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Climate Change: Sea Level

Volume 701: debated on Thursday 8 May 2008

asked Her Majesty's Government:

Whether the United Kingdom is facing particular problems from the rise in world sea level, especially in low-lying and heavily populated areas, as outlined in the United Nations Intergovernmental Panel on Climate Change's fourth assessment report. [HL3296]

Rising sea levels is an issue that affects many coastal areas both in the UK and around the world. The fourth assessment report (AR4) of the Intergovernmental Panel on Climate Change (IPCC) concluded that world sea levels could rise by 0.18m to 0.59m (relative to 1980 to 1999) by the end of the 21st century, as a result of global warming. These estimates do not include future changes in ice dynamics, which could increase the contribution of ice sheets to sea level rise over the 21st century. The AR4 identified low-lying islands in the Pacific and flood plain deltas like Bangladesh as particularly vulnerable regions.

For the United Kingdom, the impact of sea level rise on flooding and coastal erosion is certainly a challenge and risk for Defra and operating authorities (Environment Agency, local authorities and internal drainage boards). The potential increase in intensity, severity and frequency of coastal storms, as another consequence of climate change, also needs to be considered in this context. The risks may include an increased frequency of coastal flooding, with greater potential for coastal erosion.

asked Her Majesty's Government:

What role United Kingdom scientists are playing in the use of aerial photography to determine rises in sea level. [HL3298]

Aerial photography is a technique that UK scientists have been using to a limited extent, primarily as an indirect means of estimating sea level rise caused by ice loss from glaciers.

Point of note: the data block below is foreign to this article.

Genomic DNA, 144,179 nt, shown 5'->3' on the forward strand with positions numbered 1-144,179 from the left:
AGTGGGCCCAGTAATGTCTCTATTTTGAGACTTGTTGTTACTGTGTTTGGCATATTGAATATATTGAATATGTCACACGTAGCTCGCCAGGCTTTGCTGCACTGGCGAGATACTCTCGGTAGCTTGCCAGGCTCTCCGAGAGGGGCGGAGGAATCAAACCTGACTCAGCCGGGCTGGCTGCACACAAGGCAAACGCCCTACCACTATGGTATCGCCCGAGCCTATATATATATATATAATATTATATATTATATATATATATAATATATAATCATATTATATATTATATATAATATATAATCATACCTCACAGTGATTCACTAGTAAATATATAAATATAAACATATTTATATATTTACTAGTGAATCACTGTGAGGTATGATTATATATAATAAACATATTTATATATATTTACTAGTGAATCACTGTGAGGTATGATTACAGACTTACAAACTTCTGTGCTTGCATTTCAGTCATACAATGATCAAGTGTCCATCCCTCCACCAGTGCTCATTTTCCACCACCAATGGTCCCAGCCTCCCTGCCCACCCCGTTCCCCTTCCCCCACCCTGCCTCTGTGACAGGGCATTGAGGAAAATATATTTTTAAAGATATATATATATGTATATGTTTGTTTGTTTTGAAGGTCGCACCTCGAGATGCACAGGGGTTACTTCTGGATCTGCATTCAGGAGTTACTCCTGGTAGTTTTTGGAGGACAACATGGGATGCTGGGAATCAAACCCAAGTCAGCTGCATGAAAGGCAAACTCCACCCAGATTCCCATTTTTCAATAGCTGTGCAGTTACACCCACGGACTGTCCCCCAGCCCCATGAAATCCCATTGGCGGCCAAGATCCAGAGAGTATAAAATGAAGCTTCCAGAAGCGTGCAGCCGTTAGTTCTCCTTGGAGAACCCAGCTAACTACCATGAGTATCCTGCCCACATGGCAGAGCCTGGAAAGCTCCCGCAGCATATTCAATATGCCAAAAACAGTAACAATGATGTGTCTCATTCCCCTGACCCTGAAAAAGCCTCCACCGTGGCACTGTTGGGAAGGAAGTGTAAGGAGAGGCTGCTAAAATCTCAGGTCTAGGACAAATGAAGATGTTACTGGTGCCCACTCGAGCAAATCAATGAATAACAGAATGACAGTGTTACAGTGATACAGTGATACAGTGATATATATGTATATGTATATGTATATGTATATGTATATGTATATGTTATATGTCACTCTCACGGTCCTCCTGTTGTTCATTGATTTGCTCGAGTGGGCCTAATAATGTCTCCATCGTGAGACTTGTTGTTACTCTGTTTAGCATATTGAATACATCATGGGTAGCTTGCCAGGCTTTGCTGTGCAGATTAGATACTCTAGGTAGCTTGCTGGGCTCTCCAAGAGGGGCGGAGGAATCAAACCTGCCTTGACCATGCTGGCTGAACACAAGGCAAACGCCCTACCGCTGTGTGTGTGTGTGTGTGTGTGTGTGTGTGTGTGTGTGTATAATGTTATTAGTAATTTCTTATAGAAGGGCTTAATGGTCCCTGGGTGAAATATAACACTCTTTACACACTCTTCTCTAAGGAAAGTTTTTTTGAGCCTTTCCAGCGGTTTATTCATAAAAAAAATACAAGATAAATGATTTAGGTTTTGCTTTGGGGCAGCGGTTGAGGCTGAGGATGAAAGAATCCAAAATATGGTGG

The British Antarctic Survey (BAS), which is funded by the Natural Environment Research Council (NERC), has a unique archive of aerial photography for Antarctica, going back to the 1940s. Scientists at BAS have made extensive use of this time-series photography to identify ice volume loss in Antarctic peninsula glaciers, which is contributing to sea level rise. Using data from both this archive and other sources of information, a collaborative study between BAS and the US Geological Survey, published in the journal Science in 2005, found that 87 per cent of the 244 glaciers studied had retreated over the last half-century. Loss of ice volume in Antarctic peninsula glaciers contributes to sea level rise.

More generally, direct measurements of sea level rise are made using satellite altimetry. Monthly and yearly mean values of sea level at all UK sites are retained by the Permanent Service for Mean Sea Level (PSMSL), which is based at the Proudman Oceanographic Laboratory. Also, Defra is working with the Environment Agency and the Proudman Oceanographic Laboratory to measure and understand the effects of vertical land movement (sinking in south-east England and rising in the north of the country), caused by melting of ice at the end of the last ice age.